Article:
Chromium allyl and alkyl catalysts for the vinyl polymerization of norbornene and ethylene-norbornene copolymerizations

Timothy J. Woodman, Yann Sarazin, Shaun Garratt, Gerhard Fink, Manfred Bochmann

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42 Citations (Scopus)


Homoleptic allyl complexes of divalent metals, MII[1,3-C3H3(SiMe3)2]2 (1, M = Cr; 2, M = Fe; 3, M = Ni; 4, M = Co) activated with methylaluminoxane (MAO) have been tested as catalysts for the polymerization of norbornene. Whereas the iron and cobalt systems were poorly active, both the nickel and chromium complexes were very productive and gave high molecular weight poly(norbornene)s, although the polymers generated by Cr and Ni differed significantly in the degree of stereoregularity. CrII[1,3-C3H3(SiMe3)2]2 polymerized ethylene in the absence of any cocatalyst but, surprisingly, was deactivated by MAO, whereas 1/B(C6F5)3 showed moderate activity at 20 °C under 1 bar of ethylene. NMR experiments suggest that B(C6F5)3 acts as a one-electron oxidant to generate the [CrIII(allyl)2]+ cation. Although ethylene/norbornene copolymerizations were possible with 1/B(C6F5)3, the activity was much lower than in ethylene homopolymerizations, and only limited amounts of norbornene could be incorporated. The catalytic behavior of this Cr(II) precursor contrasts sharply with that of the Cr(IV) alkyl complex Cr(CH2SiMe3)4 (5)/MAO which polymerizes ethylene but reacts with norbornene to give oligomers, mostly trimers–pentamers. On the other hand, (5)/MAO is highly active for ethylene/norbornene copolymerizations and gives high molecular weight copolymers. Significantly, catalyst activity increases with increasing norbornene concentration. The copolymers show block-structure, and incorporated norbornene is present at the least as di-norbornene units, even at incorporation levels as low as 10 mol%. At higher norbornene concentrations, NNN sequences prevail.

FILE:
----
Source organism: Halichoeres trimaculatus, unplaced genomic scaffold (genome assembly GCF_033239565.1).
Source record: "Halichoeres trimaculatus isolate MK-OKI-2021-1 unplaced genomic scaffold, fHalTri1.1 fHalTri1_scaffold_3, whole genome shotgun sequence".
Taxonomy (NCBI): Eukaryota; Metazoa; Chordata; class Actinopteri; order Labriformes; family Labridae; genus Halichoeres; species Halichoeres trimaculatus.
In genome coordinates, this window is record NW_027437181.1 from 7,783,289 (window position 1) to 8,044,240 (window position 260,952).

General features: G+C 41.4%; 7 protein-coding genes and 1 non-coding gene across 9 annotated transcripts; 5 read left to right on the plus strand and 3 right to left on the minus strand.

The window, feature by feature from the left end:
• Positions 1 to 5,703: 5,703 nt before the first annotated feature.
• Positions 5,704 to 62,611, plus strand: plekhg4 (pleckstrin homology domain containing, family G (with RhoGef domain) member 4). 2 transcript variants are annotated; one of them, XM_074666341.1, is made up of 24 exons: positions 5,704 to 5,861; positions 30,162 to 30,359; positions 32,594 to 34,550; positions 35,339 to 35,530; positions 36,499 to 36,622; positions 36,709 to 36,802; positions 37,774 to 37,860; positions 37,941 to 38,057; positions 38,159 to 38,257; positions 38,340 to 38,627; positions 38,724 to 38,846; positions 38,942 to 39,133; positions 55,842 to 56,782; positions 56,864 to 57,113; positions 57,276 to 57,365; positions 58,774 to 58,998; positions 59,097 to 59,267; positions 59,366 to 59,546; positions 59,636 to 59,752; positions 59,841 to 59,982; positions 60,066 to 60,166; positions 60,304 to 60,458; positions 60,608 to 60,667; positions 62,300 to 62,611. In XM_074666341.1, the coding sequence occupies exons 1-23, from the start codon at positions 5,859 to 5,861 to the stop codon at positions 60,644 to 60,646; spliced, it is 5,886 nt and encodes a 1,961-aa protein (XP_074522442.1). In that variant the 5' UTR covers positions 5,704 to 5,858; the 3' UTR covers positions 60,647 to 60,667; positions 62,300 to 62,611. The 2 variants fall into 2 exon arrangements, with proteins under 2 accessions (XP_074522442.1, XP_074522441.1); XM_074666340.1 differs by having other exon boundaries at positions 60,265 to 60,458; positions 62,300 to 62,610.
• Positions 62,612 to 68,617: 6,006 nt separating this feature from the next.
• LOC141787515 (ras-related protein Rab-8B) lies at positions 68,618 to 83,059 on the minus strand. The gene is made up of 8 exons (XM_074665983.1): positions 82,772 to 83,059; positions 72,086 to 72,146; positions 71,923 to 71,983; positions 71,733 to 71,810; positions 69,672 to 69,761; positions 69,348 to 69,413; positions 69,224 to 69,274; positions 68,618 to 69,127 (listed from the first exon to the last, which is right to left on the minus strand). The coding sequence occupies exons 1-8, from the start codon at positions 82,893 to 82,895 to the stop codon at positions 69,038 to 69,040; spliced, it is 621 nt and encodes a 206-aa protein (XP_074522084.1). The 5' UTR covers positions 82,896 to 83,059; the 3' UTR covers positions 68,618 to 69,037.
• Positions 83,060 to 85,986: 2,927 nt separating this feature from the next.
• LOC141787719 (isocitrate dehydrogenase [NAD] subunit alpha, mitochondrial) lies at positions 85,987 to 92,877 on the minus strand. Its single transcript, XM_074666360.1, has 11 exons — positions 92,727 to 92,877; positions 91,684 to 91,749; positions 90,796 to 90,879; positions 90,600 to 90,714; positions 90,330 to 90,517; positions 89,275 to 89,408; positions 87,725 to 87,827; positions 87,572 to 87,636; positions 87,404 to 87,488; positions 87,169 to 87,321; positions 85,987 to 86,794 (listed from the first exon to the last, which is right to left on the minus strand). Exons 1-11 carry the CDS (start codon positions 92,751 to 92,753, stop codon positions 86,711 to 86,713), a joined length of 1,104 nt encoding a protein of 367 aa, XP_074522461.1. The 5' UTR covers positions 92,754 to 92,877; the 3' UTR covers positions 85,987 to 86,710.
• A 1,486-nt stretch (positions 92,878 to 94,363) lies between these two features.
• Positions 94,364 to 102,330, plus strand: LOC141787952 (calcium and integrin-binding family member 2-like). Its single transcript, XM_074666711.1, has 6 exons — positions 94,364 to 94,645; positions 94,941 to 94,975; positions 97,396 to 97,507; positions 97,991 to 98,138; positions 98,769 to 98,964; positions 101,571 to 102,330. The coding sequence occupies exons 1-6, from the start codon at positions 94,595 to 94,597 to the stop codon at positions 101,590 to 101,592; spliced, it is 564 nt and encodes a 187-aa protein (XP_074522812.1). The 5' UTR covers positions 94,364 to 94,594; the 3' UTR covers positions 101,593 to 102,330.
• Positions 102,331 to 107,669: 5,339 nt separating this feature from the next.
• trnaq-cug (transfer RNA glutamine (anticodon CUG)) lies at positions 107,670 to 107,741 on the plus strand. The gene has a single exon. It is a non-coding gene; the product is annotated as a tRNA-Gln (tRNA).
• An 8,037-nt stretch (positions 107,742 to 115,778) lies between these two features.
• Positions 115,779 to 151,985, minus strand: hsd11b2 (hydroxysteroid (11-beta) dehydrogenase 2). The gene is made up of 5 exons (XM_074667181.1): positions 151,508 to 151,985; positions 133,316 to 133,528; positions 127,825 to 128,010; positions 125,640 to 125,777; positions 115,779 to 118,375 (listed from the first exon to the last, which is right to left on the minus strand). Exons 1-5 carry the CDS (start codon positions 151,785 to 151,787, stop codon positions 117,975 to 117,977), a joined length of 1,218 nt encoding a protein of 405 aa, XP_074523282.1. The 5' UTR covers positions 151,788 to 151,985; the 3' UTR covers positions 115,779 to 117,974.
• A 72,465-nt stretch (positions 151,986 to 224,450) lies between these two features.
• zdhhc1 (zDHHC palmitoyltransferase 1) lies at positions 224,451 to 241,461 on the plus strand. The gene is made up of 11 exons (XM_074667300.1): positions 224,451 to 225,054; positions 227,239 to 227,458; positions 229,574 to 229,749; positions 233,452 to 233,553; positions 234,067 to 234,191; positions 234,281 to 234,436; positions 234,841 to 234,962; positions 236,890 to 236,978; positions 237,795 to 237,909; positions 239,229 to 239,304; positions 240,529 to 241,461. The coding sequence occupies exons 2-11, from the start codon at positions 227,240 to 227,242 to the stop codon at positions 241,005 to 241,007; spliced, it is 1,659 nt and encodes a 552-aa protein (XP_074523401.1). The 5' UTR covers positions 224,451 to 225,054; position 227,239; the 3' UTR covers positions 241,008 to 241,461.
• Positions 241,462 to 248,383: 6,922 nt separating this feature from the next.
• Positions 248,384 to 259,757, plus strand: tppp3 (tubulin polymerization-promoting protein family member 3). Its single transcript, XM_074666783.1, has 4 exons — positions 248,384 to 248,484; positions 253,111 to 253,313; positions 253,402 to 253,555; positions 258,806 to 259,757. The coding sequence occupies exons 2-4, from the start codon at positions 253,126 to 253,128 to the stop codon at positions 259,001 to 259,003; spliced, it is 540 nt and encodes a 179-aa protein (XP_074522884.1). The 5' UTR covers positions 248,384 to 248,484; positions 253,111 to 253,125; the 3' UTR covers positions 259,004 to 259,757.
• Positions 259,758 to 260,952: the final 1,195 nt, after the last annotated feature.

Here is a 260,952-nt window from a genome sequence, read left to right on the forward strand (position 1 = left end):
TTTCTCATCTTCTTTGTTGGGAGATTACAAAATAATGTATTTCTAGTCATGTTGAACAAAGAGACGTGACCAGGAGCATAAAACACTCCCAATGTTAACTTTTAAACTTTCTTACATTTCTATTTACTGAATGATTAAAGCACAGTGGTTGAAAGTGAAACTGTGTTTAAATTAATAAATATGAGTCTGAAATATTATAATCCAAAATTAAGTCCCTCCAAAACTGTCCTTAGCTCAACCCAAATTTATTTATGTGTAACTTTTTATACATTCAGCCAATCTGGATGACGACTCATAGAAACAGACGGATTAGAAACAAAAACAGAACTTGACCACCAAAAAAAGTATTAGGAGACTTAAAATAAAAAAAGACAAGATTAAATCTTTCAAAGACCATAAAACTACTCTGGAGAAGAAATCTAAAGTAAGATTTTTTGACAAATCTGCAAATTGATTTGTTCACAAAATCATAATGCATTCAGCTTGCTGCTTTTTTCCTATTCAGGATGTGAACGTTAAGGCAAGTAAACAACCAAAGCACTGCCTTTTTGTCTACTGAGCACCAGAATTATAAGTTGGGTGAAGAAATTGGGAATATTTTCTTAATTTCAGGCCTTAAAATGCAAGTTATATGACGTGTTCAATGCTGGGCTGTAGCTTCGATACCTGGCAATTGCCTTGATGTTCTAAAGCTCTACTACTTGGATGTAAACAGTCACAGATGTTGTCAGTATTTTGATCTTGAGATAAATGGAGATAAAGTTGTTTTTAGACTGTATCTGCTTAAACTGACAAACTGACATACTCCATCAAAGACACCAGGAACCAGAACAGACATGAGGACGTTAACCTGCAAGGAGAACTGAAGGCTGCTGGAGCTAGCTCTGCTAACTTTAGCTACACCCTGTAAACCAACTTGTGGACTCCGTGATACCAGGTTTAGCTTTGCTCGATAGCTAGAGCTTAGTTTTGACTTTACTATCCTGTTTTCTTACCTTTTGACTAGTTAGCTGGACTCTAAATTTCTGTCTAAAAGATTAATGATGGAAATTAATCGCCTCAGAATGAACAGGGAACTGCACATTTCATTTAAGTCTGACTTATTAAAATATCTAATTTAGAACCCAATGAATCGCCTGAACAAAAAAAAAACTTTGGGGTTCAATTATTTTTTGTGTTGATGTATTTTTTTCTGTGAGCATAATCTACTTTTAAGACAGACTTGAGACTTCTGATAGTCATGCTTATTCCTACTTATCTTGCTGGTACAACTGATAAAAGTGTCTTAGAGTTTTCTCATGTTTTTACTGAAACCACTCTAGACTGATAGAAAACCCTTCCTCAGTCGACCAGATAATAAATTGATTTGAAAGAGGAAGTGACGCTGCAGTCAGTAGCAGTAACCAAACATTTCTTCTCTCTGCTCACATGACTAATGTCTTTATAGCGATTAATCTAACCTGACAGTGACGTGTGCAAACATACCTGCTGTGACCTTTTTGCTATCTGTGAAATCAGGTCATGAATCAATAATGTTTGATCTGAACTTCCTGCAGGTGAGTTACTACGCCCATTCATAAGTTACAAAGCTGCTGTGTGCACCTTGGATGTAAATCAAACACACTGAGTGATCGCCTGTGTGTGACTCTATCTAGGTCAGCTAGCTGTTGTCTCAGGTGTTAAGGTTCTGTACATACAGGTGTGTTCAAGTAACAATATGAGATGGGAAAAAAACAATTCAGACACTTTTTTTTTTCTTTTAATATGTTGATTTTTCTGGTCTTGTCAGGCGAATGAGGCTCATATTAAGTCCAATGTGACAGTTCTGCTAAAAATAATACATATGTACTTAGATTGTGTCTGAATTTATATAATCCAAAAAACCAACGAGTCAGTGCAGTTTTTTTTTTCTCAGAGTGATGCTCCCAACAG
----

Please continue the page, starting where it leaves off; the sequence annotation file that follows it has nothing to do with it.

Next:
Original languageEnglish
Pages (from-to)88-97
Number of pages10
JournalJournal of Molecular Catalysis A: Chemical
Issue number1-2
Publication statusPublished - 3 May 2005

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